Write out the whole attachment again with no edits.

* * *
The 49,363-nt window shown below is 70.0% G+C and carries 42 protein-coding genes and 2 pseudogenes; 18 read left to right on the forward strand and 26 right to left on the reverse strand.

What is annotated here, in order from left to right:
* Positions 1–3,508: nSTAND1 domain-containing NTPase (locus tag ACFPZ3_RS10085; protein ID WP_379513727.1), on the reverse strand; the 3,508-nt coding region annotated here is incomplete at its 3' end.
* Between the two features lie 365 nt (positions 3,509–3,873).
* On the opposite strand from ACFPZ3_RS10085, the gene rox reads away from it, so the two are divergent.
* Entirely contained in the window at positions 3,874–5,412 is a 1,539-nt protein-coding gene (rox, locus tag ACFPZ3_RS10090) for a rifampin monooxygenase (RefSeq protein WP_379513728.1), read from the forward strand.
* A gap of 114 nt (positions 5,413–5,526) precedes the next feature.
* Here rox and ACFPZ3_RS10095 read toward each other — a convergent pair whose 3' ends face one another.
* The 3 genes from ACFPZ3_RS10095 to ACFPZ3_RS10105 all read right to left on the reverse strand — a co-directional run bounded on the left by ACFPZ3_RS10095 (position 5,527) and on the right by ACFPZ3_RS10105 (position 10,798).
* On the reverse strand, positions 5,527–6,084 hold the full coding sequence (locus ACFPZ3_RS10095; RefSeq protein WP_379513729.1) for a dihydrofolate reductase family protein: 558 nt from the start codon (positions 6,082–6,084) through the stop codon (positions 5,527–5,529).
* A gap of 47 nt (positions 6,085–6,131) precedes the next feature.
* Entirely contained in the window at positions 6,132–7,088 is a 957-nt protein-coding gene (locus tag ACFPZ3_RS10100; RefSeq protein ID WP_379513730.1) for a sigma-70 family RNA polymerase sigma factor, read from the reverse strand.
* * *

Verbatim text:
The 49,363-nt window shown below is 70.0% G+C and carries 42 protein-coding genes and 2 pseudogenes; 18 read left to right on the forward strand and 26 right to left on the reverse strand.

What is annotated here, in order from left to right:
* Positions 1–3,508: nSTAND1 domain-containing NTPase (locus tag ACFPZ3_RS10085; protein ID WP_379513727.1), on the reverse strand; the 3,508-nt coding region annotated here is incomplete at its 3' end.
* Between the two features lie 365 nt (positions 3,509–3,873).
* On the opposite strand from ACFPZ3_RS10085, the gene rox reads away from it, so the two are divergent.
* Entirely contained in the window at positions 3,874–5,412 is a 1,539-nt protein-coding gene (rox, locus tag ACFPZ3_RS10090) for a rifampin monooxygenase (RefSeq protein WP_379513728.1), read from the forward strand.
* A gap of 114 nt (positions 5,413–5,526) precedes the next feature.
* Here rox and ACFPZ3_RS10095 read toward each other — a convergent pair whose 3' ends face one another.
* The 3 genes from ACFPZ3_RS10095 to ACFPZ3_RS10105 all read right to left on the reverse strand — a co-directional run bounded on the left by ACFPZ3_RS10095 (position 5,527) and on the right by ACFPZ3_RS10105 (position 10,798).
* On the reverse strand, positions 5,527–6,084 hold the full coding sequence (locus ACFPZ3_RS10095; RefSeq protein WP_379513729.1) for a dihydrofolate reductase family protein: 558 nt from the start codon (positions 6,082–6,084) through the stop codon (positions 5,527–5,529).
* A gap of 47 nt (positions 6,085–6,131) precedes the next feature.
* Entirely contained in the window at positions 6,132–7,088 is a 957-nt protein-coding gene (locus tag ACFPZ3_RS10100; RefSeq protein ID WP_379513730.1) for a sigma-70 family RNA polymerase sigma factor, read from the reverse strand.